Chapter Two: The Cow (Al Baqara)

Verses 181 & 182

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Session 182

Chapter 2

Verses 181 & 182

And should anyone alter the will after hearing it, its sin shall indeed lie on those who alter it. Surely God is All-Hearing, All-Knowing.  (Chapter 2: Verse 181)

At the time of the revelation of the Quran, final wills and testaments were often made verbally because literacy and documentation were uncommon.  Modern legal tools such as recordings, authenticated legal papers, or notarized statements were not available at the time.  Speech was often the way to communicate one’s last wishes, and that placed the burden of preserving the dying person’s wishes almost exclusively on the heirs.  Thus, and in order to protect the rights of all, Allah declared it a sin for the heirs to change the will of the dead.  More importantly, Allah wants to remind the heirs that even if no one else heard the will, they should keep in mind that our Lord is the ‘All-Hearing, All-Knowing’.  He says:

He has the keys to the unseen: no one knows them but Him. He knows all that is in the land and sea. No leaf falls without His knowledge, nor is there a single grain in the darkness of the earth, or anything, fresh or withered, that is not written in a clear Record. (6:59)

Let’s move to the next verse in ‘The Cow’.  God says:

But if someone fears bias or wrongdoing on the part of the person making the will, and puts things right between the people involved, in that case he has not committed any sin. Allah is Ever-Forgiving, Most Merciful. (Chapter 2: Verse 182)

Allah wants to protect the rights of all.  In the previous verse, the rights of the dying person were protected; changing his or her will by the heirs was declared a sin.  In this verse, it is the rights of the heirs that are considered and protected from possible errors or malicious actions by the dying person.  A will should not be a tool to deprive the poor while increasing the wealth of the rich, nor should it be used to settle scores and leave some close-relatives out.  Doing so tears the social fabric that God intends to strengthen.  Thus, Allah gives the heirs room to help correct what is wrong.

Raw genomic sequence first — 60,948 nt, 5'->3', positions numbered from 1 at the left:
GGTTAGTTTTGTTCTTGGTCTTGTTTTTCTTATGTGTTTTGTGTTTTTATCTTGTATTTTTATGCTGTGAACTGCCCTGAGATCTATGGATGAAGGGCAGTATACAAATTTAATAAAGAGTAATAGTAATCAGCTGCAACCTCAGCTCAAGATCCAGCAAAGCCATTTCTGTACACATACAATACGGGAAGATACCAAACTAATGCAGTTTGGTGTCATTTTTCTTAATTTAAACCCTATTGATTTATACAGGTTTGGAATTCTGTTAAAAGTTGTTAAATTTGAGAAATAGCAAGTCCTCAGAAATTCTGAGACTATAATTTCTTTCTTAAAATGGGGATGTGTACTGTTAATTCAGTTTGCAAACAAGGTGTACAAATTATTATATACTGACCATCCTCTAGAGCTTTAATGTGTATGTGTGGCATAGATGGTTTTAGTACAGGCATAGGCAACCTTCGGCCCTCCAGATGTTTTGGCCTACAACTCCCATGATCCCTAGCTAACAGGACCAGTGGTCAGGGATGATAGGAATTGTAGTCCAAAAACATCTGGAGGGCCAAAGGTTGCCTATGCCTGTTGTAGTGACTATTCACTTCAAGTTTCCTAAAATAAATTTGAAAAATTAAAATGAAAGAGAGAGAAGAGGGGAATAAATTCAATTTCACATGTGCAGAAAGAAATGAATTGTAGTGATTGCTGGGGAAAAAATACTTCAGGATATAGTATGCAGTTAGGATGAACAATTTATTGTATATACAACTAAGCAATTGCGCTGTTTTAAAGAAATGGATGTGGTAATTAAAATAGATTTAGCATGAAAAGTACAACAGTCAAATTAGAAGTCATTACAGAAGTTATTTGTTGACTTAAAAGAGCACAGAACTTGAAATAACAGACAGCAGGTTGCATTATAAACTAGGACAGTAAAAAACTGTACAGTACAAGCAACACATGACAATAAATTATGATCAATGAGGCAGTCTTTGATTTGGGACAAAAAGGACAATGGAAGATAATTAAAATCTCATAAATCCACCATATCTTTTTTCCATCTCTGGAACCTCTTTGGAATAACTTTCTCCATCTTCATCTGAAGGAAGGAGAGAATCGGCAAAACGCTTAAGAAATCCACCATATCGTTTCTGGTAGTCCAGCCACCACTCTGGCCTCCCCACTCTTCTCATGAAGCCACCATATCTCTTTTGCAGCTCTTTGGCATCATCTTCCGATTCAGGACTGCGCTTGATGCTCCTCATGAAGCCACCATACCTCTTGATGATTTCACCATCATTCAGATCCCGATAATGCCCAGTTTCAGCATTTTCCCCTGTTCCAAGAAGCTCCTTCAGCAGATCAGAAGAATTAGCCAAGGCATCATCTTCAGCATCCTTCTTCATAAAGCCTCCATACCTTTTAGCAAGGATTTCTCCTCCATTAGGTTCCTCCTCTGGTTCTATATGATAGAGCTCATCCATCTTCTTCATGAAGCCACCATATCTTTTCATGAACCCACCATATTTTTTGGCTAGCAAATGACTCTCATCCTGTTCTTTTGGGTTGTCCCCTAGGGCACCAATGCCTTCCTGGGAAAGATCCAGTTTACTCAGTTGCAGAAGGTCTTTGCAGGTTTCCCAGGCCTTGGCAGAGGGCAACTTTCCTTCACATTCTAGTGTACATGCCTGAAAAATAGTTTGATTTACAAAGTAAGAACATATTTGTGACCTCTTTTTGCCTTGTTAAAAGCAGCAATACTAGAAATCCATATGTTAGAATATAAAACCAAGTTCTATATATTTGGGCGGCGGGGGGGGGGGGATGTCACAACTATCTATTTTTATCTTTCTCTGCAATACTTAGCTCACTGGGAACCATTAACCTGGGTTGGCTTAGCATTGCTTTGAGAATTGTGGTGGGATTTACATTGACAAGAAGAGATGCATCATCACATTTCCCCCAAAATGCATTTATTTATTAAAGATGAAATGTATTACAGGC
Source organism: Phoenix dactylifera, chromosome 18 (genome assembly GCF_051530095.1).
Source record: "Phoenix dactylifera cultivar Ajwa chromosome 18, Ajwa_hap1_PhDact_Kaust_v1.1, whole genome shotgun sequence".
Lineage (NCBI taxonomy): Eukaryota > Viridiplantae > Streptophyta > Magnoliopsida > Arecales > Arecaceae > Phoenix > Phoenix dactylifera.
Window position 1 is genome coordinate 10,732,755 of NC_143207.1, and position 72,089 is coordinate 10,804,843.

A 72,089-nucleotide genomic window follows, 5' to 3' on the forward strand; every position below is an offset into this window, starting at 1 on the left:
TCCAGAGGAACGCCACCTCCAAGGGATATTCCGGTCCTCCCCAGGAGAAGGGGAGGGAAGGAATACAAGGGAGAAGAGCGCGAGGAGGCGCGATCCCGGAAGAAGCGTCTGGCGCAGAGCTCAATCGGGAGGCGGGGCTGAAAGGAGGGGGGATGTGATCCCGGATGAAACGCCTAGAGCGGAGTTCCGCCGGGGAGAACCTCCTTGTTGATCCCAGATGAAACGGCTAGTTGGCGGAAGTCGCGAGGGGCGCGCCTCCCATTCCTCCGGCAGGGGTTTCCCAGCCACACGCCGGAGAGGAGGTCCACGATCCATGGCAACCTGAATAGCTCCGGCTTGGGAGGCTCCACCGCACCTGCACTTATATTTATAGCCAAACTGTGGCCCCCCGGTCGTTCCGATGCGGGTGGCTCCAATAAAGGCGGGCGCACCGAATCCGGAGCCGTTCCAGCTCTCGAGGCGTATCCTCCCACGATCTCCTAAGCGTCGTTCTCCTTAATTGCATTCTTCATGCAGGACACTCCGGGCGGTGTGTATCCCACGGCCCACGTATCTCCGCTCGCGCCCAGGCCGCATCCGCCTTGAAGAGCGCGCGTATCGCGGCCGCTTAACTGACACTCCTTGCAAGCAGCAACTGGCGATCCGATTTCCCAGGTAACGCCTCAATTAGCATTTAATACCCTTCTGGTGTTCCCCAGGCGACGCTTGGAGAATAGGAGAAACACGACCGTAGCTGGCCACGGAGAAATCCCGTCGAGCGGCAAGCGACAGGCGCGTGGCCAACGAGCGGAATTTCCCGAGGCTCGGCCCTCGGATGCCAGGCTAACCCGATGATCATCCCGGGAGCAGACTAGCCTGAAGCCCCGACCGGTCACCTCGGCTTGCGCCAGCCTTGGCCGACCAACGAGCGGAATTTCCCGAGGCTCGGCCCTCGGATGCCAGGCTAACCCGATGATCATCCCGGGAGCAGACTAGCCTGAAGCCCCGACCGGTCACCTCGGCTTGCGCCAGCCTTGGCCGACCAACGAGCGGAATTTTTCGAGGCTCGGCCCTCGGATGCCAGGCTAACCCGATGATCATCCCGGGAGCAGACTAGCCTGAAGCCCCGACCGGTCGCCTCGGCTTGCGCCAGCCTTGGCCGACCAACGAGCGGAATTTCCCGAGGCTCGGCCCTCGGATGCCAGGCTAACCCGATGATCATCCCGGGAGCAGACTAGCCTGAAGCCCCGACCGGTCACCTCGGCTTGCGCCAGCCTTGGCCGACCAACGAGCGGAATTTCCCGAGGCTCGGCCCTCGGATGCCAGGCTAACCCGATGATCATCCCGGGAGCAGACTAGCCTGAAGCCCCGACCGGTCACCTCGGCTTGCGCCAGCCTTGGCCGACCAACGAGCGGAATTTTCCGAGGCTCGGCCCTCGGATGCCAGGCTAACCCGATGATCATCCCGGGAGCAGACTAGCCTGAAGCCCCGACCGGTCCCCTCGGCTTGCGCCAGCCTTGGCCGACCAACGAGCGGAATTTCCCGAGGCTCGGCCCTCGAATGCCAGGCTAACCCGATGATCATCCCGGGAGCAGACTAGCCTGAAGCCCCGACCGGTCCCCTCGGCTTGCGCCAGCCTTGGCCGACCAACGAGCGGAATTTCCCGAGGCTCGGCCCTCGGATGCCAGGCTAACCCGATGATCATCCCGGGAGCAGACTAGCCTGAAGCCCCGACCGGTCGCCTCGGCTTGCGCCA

An unjust will can come from two sources.  First, a dying person may have some biases and preferences that he or she is not aware of.  In this case, the heirs are encouraged to give advice and make the person aware of the bias that he or she may have.  This will not only protect the rights of the heirs, but it will also protect the dying person from unintentionally making an error.  Second, the dying person may intentionally use his or her will to discriminate.  In this case, the heirs have a duty to make the necessary corrections and protect the family from injustice. 

Note that Allah always takes our humanity into consideration when legislating.  In the issue of murder and legal retribution, Allah appealed to the inherent qualities of goodness within us.  He said: “But if the perpetrator is pardoned by his aggrieved brother, this shall be adhered to fairly, and the perpetrator shall pay what is due in good will.” It is not a strict and dry legislation that demands punishment or minimum sentencing like the legislations made by lawyers and politicians; rather, it is legislation from the Creator, the All-Merciful.  He appeals to our sense of justice and our sense of humanity and decency. 

If an heir interferes with a just will and changes it for his or her own benefit, then the violation is a sin that will be punished.  If on the other hand, an heir makes an effort to advise the dying person against a bias, then it is mercy and salvation for both the dying and the living.  Similar is the case of an heir that interferes to prevent a deliberate injustice done by the dying.   

From all this, we learn that it is the duty of every person when reading or listening to a will to measure it against what is just and what is right.  And if he or she notices a violation, then it is better to bring it to the attention of the dying person.  God says:

But if someone fears bias or wrongdoing on the part of the person making the will, and puts things right between the people involved, in that case he has not committed any sin. Allah is Ever-Forgiving, Most Merciful. (Chapter 2: Verse 182)